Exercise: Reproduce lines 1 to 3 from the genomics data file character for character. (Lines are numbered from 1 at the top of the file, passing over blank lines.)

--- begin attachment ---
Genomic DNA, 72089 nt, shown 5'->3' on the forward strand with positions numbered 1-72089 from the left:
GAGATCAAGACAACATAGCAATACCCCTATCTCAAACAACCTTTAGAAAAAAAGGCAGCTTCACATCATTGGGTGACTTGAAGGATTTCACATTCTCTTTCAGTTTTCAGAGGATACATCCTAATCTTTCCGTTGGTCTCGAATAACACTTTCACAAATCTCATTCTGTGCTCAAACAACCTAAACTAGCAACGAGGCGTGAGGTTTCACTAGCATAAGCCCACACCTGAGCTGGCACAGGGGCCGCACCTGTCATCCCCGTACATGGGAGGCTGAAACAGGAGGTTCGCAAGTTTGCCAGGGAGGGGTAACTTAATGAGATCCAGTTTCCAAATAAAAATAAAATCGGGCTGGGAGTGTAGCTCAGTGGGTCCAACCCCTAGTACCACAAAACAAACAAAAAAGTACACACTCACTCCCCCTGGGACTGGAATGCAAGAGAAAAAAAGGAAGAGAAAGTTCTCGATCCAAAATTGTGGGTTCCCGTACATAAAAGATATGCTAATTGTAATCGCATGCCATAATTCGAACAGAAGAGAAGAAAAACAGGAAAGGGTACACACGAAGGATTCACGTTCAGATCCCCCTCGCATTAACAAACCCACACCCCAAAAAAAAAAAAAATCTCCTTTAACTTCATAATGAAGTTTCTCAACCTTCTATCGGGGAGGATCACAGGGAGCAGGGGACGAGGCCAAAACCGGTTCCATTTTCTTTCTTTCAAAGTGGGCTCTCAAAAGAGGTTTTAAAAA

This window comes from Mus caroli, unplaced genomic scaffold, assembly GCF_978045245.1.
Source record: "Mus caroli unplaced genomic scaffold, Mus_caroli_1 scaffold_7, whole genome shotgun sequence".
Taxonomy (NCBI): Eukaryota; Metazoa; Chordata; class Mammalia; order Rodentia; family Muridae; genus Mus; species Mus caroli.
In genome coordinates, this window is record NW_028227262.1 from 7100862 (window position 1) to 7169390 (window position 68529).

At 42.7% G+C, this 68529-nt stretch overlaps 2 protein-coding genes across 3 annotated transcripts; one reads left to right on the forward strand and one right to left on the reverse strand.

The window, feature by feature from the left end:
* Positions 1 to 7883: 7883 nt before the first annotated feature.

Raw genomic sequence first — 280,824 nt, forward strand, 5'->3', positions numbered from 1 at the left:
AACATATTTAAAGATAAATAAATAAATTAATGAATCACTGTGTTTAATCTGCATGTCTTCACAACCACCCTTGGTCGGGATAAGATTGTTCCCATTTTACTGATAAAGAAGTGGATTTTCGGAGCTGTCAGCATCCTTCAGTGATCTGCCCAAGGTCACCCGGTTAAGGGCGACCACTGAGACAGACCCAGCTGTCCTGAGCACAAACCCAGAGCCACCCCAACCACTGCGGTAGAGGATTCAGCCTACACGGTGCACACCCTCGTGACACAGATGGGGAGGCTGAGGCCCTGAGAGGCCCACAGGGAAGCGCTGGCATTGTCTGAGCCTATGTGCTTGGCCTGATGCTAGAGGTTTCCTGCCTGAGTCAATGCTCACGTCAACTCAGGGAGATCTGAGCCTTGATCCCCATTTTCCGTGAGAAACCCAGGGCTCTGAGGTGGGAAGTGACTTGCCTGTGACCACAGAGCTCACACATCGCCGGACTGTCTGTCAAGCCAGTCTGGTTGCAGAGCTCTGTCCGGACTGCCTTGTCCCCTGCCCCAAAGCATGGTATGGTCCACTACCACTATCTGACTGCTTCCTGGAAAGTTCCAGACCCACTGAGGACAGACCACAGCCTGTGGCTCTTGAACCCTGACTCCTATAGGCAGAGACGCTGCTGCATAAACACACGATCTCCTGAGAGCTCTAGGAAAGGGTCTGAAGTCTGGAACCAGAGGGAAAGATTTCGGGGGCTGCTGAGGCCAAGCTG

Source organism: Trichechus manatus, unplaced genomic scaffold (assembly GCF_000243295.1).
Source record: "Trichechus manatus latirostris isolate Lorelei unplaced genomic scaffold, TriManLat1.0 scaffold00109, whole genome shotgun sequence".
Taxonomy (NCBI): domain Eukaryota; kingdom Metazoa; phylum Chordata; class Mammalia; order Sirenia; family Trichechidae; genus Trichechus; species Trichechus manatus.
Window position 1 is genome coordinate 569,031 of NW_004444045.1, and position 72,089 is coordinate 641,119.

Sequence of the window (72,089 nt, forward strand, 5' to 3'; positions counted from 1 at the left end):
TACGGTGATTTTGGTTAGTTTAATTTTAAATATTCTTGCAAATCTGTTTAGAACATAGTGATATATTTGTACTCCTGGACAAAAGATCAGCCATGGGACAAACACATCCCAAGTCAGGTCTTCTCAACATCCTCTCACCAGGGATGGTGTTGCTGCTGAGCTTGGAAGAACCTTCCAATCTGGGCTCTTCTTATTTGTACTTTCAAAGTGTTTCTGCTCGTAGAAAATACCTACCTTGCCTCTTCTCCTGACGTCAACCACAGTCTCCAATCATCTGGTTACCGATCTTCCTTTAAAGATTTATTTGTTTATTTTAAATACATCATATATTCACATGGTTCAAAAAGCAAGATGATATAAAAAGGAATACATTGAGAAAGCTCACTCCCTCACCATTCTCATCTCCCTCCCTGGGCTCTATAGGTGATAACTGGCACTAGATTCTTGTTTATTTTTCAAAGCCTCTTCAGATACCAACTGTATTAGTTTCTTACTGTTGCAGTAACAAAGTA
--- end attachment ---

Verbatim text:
Genomic DNA, 72089 nt, shown 5'->3' on the forward strand with positions numbered 1-72089 from the left:
GAGATCAAGACAACATAGCAATACCCCTATCTCAAACAACCTTTAGAAAAAAAGGCAGCTTCACATCATTGGGTGACTTGAAGGATTTCACATTCTCTTTCAGTTTTCAGAGGATACATCCTAATCTTTCCGTTGGTCTCGAATAACACTTTCACAAATCTCATTCTGTGCTCAAACAACCTAAACTAGCAACGAGGCGTGAGGTTTCACTAGCATAAGCCCACACCTGAGCTGGCACAGGGGCCGCACCTGTCATCCCCGTACATGGGAGGCTGAAACAGGAGGTTCGCAAGTTTGCCAGGGAGGGGTAACTTAATGAGATCCAGTTTCCAAATAAAAATAAAATCGGGCTGGGAGTGTAGCTCAGTGGGTCCAACCCCTAGTACCACAAAACAAACAAAAAAGTACACACTCACTCCCCCTGGGACTGGAATGCAAGAGAAAAAAAGGAAGAGAAAGTTCTCGATCCAAAATTGTGGGTTCCCGTACATAAAAGATATGCTAATTGTAATCGCATGCCATAATTCGAACAGAAGAGAAGAAAAACAGGAAAGGGTACACACGAAGGATTCACGTTCAGATCCCCCTCGCATTAACAAACCCACACCCCAAAAAAAAAAAAAATCTCCTTTAACTTCATAATGAAGTTTCTCAACCTTCTATCGGGGAGGATCACAGGGAGCAGGGGACGAGGCCAAAACCGGTTCCATTTTCTTTCTTTCAAAGTGGGCTCTCAAAAGAGGTTTTAAAAA

This window comes from Mus caroli, unplaced genomic scaffold, assembly GCF_978045245.1.